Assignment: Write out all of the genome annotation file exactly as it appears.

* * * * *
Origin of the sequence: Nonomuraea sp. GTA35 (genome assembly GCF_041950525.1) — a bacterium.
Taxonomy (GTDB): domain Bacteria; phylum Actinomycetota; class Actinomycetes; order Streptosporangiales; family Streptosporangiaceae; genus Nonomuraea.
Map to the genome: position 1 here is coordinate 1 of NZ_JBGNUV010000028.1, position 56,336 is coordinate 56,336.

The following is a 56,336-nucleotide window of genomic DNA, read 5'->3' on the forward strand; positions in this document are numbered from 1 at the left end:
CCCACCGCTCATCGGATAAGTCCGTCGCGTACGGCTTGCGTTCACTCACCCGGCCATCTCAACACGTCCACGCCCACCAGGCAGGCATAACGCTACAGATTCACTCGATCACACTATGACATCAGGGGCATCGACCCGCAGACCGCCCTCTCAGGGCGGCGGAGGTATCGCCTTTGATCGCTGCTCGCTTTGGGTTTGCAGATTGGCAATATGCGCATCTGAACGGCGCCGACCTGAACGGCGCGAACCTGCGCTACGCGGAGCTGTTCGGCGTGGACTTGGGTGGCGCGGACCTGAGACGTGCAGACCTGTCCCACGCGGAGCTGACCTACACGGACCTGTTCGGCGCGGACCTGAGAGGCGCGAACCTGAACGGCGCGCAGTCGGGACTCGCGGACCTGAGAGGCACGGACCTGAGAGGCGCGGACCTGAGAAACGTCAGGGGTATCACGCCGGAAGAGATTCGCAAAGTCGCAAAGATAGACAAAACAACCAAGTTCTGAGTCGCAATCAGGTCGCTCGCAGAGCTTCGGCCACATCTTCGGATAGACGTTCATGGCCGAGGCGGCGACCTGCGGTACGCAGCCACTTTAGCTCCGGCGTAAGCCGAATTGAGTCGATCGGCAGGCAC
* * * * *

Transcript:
Origin of the sequence: Nonomuraea sp. GTA35 (genome assembly GCF_041950525.1) — a bacterium.
Taxonomy (GTDB): domain Bacteria; phylum Actinomycetota; class Actinomycetes; order Streptosporangiales; family Streptosporangiaceae; genus Nonomuraea.
Map to the genome: position 1 here is coordinate 1 of NZ_JBGNUV010000028.1, position 56,336 is coordinate 56,336.

The following is a 56,336-nucleotide window of genomic DNA, read 5'->3' on the forward strand; positions in this document are numbered from 1 at the left end:
CCCACCGCTCATCGGATAAGTCCGTCGCGTACGGCTTGCGTTCACTCACCCGGCCATCTCAACACGTCCACGCCCACCAGGCAGGCATAACGCTACAGATTCACTCGATCACACTATGACATCAGGGGCATCGACCCGCAGACCGCCCTCTCAGGGCGGCGGAGGTATCGCCTTTGATCGCTGCTCGCTTTGGGTTTGCAGATTGGCAATATGCGCATCTGAACGGCGCCGACCTGAACGGCGCGAACCTGCGCTACGCGGAGCTGTTCGGCGTGGACTTGGGTGGCGCGGACCTGAGACGTGCAGACCTGTCCCACGCGGAGCTGACCTACACGGACCTGTTCGGCGCGGACCTGAGAGGCGCGAACCTGAACGGCGCGCAGTCGGGACTCGCGGACCTGAGAGGCACGGACCTGAGAGGCGCGGACCTGAGAAACGTCAGGGGTATCACGCCGGAAGAGATTCGCAAAGTCGCAAAGATAGACAAAACAACCAAGTTCTGAGTCGCAATCAGGTCGCTCGCAGAGCTTCGGCCACATCTTCGGATAGACGTTCATGGCCGAGGCGGCGACCTGCGGTACGCAGCCACTTTAGCTCCGGCGTAAGCCGAATTGAGTCGATCGGCAGGCAC